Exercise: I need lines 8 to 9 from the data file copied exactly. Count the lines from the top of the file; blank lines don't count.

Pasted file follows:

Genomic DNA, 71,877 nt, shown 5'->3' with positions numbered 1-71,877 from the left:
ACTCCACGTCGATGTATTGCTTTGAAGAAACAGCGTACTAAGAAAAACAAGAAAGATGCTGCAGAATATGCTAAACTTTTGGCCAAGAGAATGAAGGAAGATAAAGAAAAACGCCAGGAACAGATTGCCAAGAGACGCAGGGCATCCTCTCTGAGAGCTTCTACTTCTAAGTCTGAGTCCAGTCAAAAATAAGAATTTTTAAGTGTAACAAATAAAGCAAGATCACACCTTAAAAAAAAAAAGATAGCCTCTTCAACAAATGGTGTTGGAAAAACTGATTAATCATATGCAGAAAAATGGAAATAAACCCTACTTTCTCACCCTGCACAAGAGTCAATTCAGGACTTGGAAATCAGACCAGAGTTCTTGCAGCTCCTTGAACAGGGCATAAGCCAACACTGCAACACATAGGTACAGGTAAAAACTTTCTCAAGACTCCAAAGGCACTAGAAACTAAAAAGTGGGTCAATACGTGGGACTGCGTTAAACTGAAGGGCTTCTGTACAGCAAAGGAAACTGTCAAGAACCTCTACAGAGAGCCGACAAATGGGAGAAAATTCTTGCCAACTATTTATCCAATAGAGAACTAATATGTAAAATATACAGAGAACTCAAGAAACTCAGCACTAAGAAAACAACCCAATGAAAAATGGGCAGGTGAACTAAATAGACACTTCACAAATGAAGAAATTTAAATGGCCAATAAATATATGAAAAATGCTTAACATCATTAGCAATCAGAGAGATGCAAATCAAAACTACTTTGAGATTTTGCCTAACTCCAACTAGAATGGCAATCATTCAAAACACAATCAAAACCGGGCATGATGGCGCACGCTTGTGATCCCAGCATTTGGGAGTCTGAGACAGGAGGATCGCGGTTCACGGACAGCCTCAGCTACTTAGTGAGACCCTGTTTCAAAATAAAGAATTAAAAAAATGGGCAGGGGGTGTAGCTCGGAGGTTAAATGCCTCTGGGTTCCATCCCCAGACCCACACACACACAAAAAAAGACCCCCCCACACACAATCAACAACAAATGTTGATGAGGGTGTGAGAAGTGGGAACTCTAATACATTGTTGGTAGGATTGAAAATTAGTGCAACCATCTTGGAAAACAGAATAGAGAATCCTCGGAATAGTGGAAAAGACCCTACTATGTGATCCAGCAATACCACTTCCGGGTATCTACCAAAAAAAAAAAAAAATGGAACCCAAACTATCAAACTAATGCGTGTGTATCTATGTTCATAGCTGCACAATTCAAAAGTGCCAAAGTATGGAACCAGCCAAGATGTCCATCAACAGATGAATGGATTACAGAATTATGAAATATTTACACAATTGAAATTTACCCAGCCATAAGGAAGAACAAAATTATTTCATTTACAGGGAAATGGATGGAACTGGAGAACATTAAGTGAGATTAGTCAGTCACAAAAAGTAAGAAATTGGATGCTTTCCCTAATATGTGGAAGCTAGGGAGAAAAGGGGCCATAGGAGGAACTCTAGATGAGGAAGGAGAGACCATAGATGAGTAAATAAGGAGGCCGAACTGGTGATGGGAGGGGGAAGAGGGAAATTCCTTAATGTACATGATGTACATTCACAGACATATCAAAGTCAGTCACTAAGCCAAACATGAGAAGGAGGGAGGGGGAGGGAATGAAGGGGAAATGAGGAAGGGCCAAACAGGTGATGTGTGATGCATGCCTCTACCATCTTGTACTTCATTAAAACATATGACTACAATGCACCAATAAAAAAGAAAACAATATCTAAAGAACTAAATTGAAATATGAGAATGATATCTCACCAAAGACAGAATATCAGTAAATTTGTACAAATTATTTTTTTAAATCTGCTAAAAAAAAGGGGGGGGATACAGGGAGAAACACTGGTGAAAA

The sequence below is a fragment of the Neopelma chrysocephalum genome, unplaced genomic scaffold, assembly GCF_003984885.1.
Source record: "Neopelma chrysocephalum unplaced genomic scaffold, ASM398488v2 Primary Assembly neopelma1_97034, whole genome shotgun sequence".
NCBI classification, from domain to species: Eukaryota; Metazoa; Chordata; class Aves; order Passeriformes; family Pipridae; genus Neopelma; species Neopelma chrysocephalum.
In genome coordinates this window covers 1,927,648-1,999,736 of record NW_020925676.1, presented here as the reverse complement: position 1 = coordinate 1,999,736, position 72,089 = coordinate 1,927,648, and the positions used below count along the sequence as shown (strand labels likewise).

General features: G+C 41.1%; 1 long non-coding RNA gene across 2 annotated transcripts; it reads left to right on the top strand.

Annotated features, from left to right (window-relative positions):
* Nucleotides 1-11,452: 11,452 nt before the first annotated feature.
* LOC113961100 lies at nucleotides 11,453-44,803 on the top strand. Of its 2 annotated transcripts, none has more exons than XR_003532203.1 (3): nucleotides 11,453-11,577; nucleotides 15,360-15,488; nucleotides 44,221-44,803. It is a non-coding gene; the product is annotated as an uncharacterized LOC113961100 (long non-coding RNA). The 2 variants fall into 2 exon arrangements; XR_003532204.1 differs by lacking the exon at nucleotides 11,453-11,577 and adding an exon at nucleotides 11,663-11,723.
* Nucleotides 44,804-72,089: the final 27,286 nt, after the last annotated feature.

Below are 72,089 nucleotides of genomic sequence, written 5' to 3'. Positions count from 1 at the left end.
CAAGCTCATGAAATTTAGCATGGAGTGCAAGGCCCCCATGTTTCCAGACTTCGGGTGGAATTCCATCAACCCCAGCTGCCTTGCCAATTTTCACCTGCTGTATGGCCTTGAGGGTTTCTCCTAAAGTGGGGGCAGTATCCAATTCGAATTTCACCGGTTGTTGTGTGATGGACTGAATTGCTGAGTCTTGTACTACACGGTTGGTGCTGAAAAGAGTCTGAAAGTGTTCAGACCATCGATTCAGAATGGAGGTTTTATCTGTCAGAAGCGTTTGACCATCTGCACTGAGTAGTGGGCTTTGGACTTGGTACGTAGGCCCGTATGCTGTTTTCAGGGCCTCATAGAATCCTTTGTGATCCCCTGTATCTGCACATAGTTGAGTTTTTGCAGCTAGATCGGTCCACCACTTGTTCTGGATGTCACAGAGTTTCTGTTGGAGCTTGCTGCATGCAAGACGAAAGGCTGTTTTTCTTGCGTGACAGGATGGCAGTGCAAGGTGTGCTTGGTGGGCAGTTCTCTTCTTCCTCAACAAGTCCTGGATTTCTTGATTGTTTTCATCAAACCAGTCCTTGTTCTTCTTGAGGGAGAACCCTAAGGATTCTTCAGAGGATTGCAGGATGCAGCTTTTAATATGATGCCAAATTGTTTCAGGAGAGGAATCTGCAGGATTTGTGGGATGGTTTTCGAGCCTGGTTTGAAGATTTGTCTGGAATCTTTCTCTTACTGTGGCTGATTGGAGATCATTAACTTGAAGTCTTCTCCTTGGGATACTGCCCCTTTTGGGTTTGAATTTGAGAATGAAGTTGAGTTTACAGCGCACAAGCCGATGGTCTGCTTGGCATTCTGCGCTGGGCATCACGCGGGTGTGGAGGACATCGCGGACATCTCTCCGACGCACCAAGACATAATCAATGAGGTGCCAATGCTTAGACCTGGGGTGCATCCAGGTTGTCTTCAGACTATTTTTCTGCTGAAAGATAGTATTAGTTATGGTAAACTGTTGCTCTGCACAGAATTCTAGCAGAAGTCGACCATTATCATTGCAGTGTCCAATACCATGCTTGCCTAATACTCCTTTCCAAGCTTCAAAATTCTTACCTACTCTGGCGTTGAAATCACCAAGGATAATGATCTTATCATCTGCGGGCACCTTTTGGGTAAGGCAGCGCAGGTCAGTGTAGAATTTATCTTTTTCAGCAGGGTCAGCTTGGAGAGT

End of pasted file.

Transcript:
Annotated features, from left to right (window-relative positions):
* Nucleotides 1-11,452: 11,452 nt before the first annotated feature.